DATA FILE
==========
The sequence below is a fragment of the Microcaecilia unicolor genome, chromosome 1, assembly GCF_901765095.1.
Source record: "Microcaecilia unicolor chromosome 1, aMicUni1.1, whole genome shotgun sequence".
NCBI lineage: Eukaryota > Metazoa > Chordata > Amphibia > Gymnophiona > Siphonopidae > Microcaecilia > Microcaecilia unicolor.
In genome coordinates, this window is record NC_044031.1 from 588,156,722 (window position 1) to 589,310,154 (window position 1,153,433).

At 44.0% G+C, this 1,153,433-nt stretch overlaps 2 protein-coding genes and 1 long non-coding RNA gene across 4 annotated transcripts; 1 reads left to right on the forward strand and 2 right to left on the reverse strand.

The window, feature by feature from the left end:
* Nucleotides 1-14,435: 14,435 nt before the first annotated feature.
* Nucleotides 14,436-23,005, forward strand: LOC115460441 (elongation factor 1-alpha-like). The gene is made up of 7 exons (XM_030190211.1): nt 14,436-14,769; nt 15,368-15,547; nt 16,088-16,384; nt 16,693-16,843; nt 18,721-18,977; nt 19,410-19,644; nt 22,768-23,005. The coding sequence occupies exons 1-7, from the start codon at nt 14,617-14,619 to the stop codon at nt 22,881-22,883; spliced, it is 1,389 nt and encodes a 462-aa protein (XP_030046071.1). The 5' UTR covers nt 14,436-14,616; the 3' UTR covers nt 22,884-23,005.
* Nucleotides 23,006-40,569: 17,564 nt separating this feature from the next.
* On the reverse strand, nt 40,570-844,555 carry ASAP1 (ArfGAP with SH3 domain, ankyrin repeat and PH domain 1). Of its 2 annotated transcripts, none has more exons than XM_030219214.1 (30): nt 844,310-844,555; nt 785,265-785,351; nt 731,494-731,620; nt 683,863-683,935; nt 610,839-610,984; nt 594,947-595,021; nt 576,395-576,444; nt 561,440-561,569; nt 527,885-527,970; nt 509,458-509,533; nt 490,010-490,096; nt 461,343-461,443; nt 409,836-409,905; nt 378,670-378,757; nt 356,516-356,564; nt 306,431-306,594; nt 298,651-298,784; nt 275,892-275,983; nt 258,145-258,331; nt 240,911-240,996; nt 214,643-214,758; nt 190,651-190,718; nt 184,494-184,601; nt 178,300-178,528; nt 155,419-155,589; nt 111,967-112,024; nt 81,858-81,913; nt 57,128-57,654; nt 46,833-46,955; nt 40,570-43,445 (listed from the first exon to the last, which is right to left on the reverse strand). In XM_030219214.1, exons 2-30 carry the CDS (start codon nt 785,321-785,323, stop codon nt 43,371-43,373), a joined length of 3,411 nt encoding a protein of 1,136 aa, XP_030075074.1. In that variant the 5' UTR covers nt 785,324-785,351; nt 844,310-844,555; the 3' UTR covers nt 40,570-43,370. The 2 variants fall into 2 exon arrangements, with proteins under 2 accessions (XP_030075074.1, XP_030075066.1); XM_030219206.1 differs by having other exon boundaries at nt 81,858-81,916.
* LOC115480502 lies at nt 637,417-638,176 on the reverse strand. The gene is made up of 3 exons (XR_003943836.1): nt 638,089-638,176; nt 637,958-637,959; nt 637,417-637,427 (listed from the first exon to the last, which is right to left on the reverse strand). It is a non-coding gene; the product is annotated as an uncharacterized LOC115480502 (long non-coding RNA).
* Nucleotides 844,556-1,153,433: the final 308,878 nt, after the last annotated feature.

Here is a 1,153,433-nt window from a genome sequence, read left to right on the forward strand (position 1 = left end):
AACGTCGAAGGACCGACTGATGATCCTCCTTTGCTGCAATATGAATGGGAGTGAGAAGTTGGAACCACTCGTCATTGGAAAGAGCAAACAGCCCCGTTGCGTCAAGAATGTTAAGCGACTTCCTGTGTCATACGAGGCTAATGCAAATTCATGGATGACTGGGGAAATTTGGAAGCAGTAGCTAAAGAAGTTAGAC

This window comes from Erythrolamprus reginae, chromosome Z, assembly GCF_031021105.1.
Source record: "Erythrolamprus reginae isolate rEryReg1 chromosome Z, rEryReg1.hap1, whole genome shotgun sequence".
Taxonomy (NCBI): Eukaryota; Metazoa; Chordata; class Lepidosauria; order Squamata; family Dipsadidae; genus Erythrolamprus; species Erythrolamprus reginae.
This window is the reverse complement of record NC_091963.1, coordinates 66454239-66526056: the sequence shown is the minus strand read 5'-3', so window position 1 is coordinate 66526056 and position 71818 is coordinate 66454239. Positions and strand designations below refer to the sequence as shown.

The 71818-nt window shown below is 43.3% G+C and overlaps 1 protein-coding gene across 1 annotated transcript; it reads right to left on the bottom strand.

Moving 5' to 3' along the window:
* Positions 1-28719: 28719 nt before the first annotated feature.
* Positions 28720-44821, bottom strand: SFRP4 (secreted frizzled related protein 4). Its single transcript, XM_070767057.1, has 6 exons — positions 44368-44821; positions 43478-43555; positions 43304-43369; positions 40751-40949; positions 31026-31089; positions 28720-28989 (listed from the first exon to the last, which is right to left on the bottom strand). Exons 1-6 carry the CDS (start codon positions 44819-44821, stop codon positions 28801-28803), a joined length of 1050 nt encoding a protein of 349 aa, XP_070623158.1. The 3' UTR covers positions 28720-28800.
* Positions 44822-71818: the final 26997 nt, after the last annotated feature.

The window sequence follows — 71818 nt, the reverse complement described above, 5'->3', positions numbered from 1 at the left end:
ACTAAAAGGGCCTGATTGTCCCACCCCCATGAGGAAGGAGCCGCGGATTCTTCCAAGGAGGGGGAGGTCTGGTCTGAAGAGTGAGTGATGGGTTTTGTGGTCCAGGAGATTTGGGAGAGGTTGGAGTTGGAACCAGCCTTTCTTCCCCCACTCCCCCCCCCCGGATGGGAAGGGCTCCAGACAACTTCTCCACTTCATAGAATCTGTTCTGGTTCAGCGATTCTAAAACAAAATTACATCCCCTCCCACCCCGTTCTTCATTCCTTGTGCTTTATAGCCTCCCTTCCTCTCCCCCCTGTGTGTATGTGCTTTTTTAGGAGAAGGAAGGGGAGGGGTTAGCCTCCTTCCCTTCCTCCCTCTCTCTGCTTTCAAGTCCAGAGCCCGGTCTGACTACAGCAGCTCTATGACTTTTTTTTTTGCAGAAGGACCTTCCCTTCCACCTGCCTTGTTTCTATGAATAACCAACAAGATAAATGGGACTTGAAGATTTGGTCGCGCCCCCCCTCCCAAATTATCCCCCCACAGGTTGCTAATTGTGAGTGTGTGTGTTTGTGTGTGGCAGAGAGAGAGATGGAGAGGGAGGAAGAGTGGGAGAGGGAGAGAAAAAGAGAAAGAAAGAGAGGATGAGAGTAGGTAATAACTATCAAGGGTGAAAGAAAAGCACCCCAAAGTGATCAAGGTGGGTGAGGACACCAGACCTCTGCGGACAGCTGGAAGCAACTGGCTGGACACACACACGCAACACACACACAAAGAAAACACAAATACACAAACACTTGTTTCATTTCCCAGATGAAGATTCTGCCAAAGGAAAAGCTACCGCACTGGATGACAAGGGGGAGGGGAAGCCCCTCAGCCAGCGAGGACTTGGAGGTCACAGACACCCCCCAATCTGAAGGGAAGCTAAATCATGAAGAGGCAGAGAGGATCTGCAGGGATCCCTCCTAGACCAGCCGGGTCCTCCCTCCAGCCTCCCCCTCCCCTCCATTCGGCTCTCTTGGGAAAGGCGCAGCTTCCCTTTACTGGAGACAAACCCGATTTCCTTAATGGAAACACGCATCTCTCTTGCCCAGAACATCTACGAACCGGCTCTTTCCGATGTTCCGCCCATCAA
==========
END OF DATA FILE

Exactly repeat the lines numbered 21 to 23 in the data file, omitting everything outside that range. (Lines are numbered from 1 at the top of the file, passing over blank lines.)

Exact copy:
* Positions 1-28719: 28719 nt before the first annotated feature.
* Positions 28720-44821, bottom strand: SFRP4 (secreted frizzled related protein 4). Its single transcript, XM_070767057.1, has 6 exons — positions 44368-44821; positions 43478-43555; positions 43304-43369; positions 40751-40949; positions 31026-31089; positions 28720-28989 (listed from the first exon to the last, which is right to left on the bottom strand). Exons 1-6 carry the CDS (start codon positions 44819-44821, stop codon positions 28801-28803), a joined length of 1050 nt encoding a protein of 349 aa, XP_070623158.1. The 3' UTR covers positions 28720-28800.
* Positions 44822-71818: the final 26997 nt, after the last annotated feature.